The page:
A report by Lou Fancher for The San Francisco Classical Voice.
In a conversation in 2018, percussionist, multi-Grammy nominee, composer, producer, educator and bandleader John Santos says Afro-Latin music is “the art and poetry of the people.” As a longtime champion of Latin music from an extended family of Puerto Rican musicians, Santos suggests the music born out of violent colonialism expresses a voice of resistance that unifies people across race, age, gender, faith, ethnicity, and economic or educational divides.
Now Santos is presenting an educational series that takes you on that journey. In a four-part, online lecture series every Wednesday evening Sept. 23–Oct. 14, Santos will introduce Afro-Latin music, unearthing the cultural history and rhythmic roots of the genre’s Cuban, Puerto Rican, and Brazilian forms. Presented by the Museum of the African Diaspora in San Francisco with the Yerba Buena Gardens Festival, each two-hour, discussion includes live demonstrations by Santos of selections from his audio and video recordings. Tickets are offered on a pay-what-you-can basis, and you can use the MOAD website to register.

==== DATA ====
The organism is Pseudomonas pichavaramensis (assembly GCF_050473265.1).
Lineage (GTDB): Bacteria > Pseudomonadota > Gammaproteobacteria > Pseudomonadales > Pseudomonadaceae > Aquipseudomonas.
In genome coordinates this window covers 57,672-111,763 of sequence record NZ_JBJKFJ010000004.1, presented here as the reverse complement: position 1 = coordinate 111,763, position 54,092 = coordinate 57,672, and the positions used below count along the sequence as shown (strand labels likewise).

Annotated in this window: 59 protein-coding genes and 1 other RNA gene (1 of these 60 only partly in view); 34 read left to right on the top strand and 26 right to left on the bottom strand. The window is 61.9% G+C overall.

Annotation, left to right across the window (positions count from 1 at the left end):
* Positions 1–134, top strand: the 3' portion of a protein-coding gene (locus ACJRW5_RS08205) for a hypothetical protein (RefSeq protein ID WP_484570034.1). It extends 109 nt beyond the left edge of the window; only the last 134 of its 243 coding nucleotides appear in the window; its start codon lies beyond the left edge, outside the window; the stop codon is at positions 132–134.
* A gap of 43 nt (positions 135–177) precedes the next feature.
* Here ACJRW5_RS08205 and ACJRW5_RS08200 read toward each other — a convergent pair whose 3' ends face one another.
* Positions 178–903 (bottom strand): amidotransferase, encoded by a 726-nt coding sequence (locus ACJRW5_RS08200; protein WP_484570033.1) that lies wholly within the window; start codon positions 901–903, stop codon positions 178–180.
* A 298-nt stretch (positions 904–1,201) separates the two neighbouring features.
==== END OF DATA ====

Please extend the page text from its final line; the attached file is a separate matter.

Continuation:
Wednesday, September 23 | Cuba Ritmática Part 1
Bembé. Yoruba-derived sacred music.
Palo. Kongo-derived sacred music.
Makuta. Kongo-derived secular music.
Wednesday, September 30 | Cuba Ritmática Part 2
Yambú. One of the original styles of rumba.
Danzón. Creolization of euro-instrumentation.
Son. Seminal root of Cuban popular music.
Wednesday, October 7 | Puerto Rico Ritmático
Afro-Puerto Rican Roots
Bomba. The most African of Puerto Rican genres.
Plena. Creole music of the masses.
Wednesday, October 14 | Brasil Ritmático
Black Brazil Beyond Bossa
Samba. The infectious national art form.
Baiao. Northeastern roots.